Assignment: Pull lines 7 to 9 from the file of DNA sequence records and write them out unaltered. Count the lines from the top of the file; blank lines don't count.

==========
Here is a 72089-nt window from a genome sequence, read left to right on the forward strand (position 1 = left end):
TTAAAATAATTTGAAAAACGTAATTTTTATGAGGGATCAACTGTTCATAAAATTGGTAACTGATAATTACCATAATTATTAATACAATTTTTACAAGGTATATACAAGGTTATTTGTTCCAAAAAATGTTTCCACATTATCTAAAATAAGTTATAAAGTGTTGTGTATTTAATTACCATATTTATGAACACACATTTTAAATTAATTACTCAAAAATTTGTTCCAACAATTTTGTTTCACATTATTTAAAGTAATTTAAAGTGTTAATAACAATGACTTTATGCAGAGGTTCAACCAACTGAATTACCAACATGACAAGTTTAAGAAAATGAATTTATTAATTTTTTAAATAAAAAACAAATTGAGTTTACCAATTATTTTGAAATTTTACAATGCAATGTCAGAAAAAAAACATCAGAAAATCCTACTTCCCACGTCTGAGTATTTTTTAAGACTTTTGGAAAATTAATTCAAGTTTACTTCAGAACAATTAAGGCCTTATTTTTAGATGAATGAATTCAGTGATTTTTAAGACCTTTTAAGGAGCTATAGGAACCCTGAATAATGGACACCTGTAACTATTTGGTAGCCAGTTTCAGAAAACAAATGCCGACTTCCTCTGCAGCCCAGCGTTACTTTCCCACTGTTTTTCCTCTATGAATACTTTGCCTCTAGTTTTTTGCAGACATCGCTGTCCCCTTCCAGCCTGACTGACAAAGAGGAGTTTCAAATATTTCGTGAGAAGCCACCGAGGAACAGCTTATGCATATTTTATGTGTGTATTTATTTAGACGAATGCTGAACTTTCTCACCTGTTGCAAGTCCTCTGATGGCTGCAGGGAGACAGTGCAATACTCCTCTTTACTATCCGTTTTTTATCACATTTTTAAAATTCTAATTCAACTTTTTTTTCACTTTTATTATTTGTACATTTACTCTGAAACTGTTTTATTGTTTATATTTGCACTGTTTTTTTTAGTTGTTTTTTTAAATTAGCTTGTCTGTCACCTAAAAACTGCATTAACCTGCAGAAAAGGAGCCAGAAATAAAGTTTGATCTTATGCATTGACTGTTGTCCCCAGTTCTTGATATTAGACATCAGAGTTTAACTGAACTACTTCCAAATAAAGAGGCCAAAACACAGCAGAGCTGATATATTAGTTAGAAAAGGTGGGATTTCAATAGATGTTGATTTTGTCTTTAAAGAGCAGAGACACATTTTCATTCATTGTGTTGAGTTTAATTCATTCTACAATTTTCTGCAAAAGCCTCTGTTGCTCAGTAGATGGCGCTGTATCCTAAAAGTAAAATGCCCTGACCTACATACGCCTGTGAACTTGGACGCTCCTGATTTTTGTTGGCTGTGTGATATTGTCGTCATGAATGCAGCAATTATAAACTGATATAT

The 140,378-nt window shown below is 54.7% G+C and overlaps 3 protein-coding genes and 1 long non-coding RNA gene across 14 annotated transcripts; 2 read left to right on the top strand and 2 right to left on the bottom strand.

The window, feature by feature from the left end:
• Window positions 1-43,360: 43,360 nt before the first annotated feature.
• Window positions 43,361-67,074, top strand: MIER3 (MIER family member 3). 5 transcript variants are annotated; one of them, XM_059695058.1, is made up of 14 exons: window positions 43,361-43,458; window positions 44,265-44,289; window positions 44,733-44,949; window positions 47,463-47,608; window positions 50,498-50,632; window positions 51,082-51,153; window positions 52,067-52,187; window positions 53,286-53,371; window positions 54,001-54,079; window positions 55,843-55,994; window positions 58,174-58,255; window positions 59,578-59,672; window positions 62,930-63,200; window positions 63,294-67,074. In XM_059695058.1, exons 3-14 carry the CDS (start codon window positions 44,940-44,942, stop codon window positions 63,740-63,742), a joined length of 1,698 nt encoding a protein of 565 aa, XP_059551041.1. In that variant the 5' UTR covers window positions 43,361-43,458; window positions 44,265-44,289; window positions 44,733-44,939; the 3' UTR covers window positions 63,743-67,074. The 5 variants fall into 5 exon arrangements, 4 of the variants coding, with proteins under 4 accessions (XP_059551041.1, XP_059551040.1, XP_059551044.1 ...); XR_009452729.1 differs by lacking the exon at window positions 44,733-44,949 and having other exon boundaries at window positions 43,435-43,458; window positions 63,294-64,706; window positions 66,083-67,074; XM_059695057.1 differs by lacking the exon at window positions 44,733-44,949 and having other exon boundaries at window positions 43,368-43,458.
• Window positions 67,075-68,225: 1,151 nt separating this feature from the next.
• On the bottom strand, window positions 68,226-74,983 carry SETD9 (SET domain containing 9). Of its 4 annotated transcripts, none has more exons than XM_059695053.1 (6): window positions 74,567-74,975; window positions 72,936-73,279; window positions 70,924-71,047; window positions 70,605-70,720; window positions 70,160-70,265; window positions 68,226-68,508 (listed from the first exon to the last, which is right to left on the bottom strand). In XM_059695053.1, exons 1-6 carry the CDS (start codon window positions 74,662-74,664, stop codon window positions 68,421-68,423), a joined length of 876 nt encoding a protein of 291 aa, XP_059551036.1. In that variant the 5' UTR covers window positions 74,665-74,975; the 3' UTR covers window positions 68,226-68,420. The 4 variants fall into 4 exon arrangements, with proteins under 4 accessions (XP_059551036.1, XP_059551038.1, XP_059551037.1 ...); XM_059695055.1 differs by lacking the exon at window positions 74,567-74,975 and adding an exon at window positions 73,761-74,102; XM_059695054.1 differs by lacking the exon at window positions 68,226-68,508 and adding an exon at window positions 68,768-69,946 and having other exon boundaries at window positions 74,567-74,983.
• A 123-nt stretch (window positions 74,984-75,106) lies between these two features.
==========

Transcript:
• Window positions 67,075-68,225: 1,151 nt separating this feature from the next.
• On the bottom strand, window positions 68,226-74,983 carry SETD9 (SET domain containing 9). Of its 4 annotated transcripts, none has more exons than XM_059695053.1 (6): window positions 74,567-74,975; window positions 72,936-73,279; window positions 70,924-71,047; window positions 70,605-70,720; window positions 70,160-70,265; window positions 68,226-68,508 (listed from the first exon to the last, which is right to left on the bottom strand). In XM_059695053.1, exons 1-6 carry the CDS (start codon window positions 74,662-74,664, stop codon window positions 68,421-68,423), a joined length of 876 nt encoding a protein of 291 aa, XP_059551036.1. In that variant the 5' UTR covers window positions 74,665-74,975; the 3' UTR covers window positions 68,226-68,420. The 4 variants fall into 4 exon arrangements, with proteins under 4 accessions (XP_059551036.1, XP_059551038.1, XP_059551037.1 ...); XM_059695055.1 differs by lacking the exon at window positions 74,567-74,975 and adding an exon at window positions 73,761-74,102; XM_059695054.1 differs by lacking the exon at window positions 68,226-68,508 and adding an exon at window positions 68,768-69,946 and having other exon boundaries at window positions 74,567-74,983.
• A 123-nt stretch (window positions 74,984-75,106) lies between these two features.